Last month I addressed the difference between liability insurance for teachers, and employment rights protection. The post has generated some discussion which is worth checking out. It also highlighted my original point in the post, which is that teachers generally are confused about what liability insurance actually covers, and that the teacher groups, unions, whatever you want to call them, tend to exploit that confusion when jockeying for members.
At least, they do that in Texas, where the competition for members is fierce. So, for your continuing professional education, today I thought I would list some things that teachers need legal help with, and whether the source of that help would be your liability insurance.
Situation Covered by Liability Insurance?
Firing from contract -No
Non-renewal from contract - No
Criminal allegations - No
Investigation by CPS - No
Arrest - No
Disciplinary action against teaching certificate - No
Grievance/complaint against you by a parent - No
Salary problems - No
Grievances over denial of rights - No
All of the unions/associations provide help for teachers in most, if not all, of the above situations. Some do it exclusively with attorneys, some use trained laypersons (union stewards), some use legal defense funds, some use insurance policies that cover legal fees. But NONE of the situations above are covered by the liability insurance provided to teachers, because that's simply not what is covered (just like your auto insurance has no relationship to whether you can buy medicine to treat your high blood pressure).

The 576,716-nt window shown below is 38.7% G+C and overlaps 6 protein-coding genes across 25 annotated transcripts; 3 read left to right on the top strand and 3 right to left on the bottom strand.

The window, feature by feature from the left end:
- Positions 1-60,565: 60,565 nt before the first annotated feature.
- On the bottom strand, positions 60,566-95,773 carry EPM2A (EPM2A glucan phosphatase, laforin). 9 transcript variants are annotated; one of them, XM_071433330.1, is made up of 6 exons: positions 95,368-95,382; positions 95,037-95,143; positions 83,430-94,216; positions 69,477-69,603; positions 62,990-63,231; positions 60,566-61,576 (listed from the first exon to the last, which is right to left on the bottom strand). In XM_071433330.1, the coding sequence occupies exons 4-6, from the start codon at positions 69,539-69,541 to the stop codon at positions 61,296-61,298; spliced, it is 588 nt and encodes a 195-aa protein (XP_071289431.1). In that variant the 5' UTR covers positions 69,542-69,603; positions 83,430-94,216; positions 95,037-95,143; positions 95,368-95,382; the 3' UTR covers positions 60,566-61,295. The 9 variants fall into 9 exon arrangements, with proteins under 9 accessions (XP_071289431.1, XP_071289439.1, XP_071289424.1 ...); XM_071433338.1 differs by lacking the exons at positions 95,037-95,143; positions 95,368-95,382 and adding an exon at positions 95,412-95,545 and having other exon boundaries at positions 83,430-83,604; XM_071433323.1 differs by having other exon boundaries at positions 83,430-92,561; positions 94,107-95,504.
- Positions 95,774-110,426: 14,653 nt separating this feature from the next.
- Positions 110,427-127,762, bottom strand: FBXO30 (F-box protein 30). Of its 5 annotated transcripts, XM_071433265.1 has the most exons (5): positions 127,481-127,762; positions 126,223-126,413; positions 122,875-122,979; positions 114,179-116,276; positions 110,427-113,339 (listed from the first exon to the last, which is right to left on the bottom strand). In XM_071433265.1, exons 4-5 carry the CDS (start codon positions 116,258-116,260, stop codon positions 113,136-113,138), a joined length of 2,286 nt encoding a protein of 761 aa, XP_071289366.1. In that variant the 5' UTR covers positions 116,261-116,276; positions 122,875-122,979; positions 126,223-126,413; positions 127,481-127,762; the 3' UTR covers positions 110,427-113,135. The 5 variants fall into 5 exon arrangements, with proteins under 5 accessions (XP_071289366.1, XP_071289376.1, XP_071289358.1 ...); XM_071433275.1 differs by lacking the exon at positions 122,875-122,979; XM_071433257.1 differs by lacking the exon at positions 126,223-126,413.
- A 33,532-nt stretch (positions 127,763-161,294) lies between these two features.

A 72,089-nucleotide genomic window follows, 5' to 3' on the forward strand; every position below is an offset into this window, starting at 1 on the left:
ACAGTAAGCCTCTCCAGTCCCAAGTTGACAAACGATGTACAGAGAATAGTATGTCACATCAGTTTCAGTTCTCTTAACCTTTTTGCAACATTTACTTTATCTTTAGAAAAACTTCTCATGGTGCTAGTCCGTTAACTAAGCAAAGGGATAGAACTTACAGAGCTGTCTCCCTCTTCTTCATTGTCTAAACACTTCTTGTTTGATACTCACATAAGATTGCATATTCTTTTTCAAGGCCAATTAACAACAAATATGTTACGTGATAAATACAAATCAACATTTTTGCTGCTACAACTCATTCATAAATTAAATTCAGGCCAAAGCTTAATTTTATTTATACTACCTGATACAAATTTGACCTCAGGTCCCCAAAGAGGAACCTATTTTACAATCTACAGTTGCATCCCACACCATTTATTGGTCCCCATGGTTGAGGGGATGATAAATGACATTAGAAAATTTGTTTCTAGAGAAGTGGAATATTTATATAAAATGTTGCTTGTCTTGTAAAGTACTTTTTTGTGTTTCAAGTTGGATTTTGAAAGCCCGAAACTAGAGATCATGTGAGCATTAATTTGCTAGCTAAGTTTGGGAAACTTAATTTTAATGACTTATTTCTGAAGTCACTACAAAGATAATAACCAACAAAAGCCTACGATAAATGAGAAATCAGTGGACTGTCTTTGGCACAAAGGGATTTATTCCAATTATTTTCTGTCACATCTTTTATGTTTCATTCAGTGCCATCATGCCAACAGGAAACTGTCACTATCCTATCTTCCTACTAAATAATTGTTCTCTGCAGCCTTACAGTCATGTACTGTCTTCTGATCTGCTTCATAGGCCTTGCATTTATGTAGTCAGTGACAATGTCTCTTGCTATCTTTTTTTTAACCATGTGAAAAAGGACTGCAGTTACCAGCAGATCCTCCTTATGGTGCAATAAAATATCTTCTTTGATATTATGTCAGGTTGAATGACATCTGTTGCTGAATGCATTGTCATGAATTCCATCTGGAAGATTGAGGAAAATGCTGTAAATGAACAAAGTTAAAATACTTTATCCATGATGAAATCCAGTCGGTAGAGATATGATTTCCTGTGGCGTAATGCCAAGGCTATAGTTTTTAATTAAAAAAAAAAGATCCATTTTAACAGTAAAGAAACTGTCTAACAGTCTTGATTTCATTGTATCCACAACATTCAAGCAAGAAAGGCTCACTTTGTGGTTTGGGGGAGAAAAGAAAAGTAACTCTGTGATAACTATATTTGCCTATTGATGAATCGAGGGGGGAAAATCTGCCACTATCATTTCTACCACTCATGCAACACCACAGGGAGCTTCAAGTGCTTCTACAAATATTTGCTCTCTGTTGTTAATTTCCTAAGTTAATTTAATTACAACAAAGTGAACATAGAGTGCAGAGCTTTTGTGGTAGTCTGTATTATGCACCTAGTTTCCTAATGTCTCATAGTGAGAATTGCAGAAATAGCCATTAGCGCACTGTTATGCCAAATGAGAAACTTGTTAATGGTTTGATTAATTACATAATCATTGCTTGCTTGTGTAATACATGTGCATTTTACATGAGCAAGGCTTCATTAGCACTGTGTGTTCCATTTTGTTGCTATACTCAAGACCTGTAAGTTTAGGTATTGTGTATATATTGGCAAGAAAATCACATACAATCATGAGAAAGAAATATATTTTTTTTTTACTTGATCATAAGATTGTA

The point being that if you are primarily concerned about having an attorney to protect you from the type of false criminal allegations faced by the teacher in Soccorro ISD that I wrote about yesterday, the $6 million liability insurance policy offered by one of the groups is simply irrelevant.
What you would want to know is how much money in legal fees for criminal defense is offered by the group. Similarly, if you want to know how well you would be protected in the event of mass layoffs in your district, don't look at the amount of liability insurance, look at whether the group provides an attorney for employment rights defense and for how long. Look at whether you are entitled to an attorney for employment problems, or if the group requires you to make application to a legal defense fund and be chosen for assistance.
Liability insurance just isn't that important to classroom teachers. But employment defense is important, and the more you understand the difference, the better job you'll do of choosing a group that will back you up if there's trouble.